values 0 and 3-65535 are reserved to IANA.

                            Key Wrap Functions

   NULL-KEY-WRAP-128, and AES-KEY-WRAP-128 MUST be supported.

   NULL-KEY-WRAP-128 is used to carry an unencrypted 128-bit OTK, with a
   64-bit preamble set to 0x0000000000000000 (64 bits).

7.3.  Key Derivation Functions

   The following KDF ID values are defined by this memo for use as KDF
   ID in the LISP-SEC Authentication Data:

             Name                     Number        Defined In
             -------------------------------------------------
             NONE                     0
             HKDF-SHA1-128            1             [RFC5869]

             values 2-65535 are reserved to IANA.

                         Key Derivation Functions

   HKDF-SHA1-128 MUST be supported


8.  Acknowledgements

   The authors would like to acknowledge Pere Monclus, Dave Meyer, Dino
   Farinacci, Brian Weis, David McGrew, Darrel Lewis and Landon Curt
   Noll for their valuable suggestions provided during the preparation
   of this document.





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9.  Normative References

   [I-D.ietf-lisp]
              Farinacci, D., Fuller, V., Meyer, D., and D. Lewis,
              "Locator/ID Separation Protocol (LISP)",
              draft-ietf-lisp-10 (work in progress), March 2011.

   [I-D.ietf-lisp-interworking]
              Lewis, D., Meyer, D., Farinacci, D., and V. Fuller,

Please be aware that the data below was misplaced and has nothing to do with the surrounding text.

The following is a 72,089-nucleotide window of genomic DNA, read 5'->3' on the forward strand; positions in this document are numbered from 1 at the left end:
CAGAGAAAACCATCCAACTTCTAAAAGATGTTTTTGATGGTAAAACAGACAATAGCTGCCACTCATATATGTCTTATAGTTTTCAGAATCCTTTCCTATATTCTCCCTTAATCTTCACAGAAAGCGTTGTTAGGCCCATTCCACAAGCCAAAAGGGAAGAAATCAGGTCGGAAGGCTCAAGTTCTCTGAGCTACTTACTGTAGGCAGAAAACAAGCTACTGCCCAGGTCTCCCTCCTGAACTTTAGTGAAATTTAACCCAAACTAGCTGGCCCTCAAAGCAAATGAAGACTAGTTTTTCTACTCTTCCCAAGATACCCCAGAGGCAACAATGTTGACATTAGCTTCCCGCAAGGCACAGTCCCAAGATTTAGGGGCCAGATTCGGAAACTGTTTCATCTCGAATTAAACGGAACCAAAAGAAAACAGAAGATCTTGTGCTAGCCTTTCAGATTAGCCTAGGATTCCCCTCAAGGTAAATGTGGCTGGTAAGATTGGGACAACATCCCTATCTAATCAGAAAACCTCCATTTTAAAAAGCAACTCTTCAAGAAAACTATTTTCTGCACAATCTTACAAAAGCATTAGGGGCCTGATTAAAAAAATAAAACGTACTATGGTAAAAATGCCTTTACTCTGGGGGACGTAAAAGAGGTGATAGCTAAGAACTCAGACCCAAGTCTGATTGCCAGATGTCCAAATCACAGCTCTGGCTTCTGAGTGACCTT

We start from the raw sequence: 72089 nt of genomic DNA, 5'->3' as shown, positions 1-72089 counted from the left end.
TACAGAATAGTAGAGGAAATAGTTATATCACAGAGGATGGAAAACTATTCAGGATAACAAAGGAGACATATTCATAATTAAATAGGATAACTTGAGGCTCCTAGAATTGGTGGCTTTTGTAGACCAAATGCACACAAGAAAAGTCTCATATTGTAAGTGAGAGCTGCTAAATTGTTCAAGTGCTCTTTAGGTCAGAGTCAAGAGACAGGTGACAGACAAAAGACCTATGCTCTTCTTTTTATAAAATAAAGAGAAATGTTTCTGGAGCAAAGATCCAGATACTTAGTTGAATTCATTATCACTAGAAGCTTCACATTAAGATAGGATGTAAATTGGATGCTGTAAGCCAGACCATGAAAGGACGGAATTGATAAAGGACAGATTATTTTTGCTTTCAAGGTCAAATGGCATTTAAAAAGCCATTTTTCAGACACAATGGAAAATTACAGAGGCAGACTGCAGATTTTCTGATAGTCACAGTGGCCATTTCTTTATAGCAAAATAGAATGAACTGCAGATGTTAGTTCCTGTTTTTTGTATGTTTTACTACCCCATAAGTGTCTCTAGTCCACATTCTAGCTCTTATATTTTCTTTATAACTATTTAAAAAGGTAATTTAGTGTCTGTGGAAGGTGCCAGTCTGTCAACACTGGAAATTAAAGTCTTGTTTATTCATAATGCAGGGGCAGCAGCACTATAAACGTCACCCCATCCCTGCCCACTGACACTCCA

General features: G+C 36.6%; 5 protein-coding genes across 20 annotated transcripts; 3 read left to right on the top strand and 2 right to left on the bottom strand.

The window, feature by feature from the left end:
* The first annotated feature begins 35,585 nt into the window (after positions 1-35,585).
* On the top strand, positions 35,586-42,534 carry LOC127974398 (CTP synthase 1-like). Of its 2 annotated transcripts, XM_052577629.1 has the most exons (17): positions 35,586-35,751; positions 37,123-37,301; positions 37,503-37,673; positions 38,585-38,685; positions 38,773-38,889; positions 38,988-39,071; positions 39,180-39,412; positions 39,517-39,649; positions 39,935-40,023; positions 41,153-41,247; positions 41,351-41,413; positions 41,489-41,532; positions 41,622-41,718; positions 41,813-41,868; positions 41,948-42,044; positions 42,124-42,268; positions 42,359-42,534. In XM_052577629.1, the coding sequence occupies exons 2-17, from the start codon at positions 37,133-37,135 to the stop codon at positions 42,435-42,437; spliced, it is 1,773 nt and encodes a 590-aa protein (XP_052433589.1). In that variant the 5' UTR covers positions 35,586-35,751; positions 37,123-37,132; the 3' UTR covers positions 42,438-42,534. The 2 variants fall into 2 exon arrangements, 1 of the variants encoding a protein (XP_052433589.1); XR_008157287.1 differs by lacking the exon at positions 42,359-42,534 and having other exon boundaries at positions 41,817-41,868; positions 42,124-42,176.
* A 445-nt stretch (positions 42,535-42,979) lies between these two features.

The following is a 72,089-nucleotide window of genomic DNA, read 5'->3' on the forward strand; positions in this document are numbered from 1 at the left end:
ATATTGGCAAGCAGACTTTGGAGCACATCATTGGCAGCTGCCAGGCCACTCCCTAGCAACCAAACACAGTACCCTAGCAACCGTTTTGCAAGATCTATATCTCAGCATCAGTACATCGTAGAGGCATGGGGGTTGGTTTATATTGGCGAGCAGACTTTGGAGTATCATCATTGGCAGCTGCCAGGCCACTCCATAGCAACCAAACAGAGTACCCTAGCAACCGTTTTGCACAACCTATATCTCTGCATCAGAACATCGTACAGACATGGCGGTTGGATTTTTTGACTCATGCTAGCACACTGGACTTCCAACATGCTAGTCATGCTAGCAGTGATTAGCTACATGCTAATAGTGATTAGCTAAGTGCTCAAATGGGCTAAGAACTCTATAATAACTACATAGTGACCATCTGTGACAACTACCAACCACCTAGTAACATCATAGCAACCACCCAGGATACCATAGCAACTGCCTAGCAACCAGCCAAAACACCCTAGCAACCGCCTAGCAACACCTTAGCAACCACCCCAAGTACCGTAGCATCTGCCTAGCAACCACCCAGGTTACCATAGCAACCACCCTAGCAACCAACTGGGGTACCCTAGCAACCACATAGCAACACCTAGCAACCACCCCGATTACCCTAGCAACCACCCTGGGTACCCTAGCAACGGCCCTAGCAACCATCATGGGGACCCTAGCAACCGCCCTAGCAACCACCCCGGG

"Interworking LISP with IPv4 and IPv6",
              draft-ietf-lisp-interworking-01 (work in progress),
              August 2010.

   [I-D.ietf-lisp-ms]
              Fuller, V. and D. Farinacci, "LISP Map Server",
              draft-ietf-lisp-ms-06 (work in progress), October 2010.

   [I-D.saucez-lisp-security]
              Saucez, D., Iannone, L., and O. Bonaventure, "LISP
              Security Threats", draft-saucez-lisp-security-02 (work in
              progress), January 2011.

   [RFC2104]  Krawczyk, H., Bellare, M., and R. Canetti, "HMAC: Keyed-
              Hashing for Message Authentication", RFC 2104,
              February 1997.

   [RFC2119]  Bradner, S., "Key words for use in RFCs to Indicate
              Requirement Levels", BCP 14, RFC 2119, March 1997.

   [RFC3394]  Schaad, J. and R. Housley, "Advanced Encryption Standard
              (AES) Key Wrap Algorithm", RFC 3394, September 2002.

   [RFC4086]  Eastlake, D., Schiller, J., and S. Crocker, "Randomness
              Requirements for Security", BCP 106, RFC 4086, June 2005.

   [RFC5226]  Narten, T. and H. Alvestrand, "Guidelines for Writing an
              IANA Considerations Section in RFCs", BCP 26, RFC 5226,
              May 2008.

   [RFC5869]  Krawczyk, H. and P. Eronen, "HMAC-based Extract-and-Expand
              Key Derivation Function (HKDF)", RFC 5869, May 2010.










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Authors' Addresses

   Fabio Maino
   Cisco Systems
   170 Tasman Drive
   San Jose, California  95134
   USA

   Email: fmaino@cisco.com


   Vina Ermagan
   Cisco Systems
   170 Tasman Drive
   San Jose, California  95134
   USA

   Email: vermagan@cisco.com


   Albert Cabellos
   Technical University of Catalonia
   c/ Jordi Girona s/n
   Barcelona,   08034
   Spain

   Email: acabello@ac.upc.edu


   Damien Saucez
   Universite catholique de Louvain
   Place St. Barbe 2
   Louvain-la-Neuve,
   Belgium

   Email: damien.saucez@uclouvain.be


   Olivier Bonaventure
   Universite catholique de Louvain
   Place St. Barbe 2
   Louvain-la-Neuve,
   Belgium

   Email: olivier.bonaventure@uclouvain.be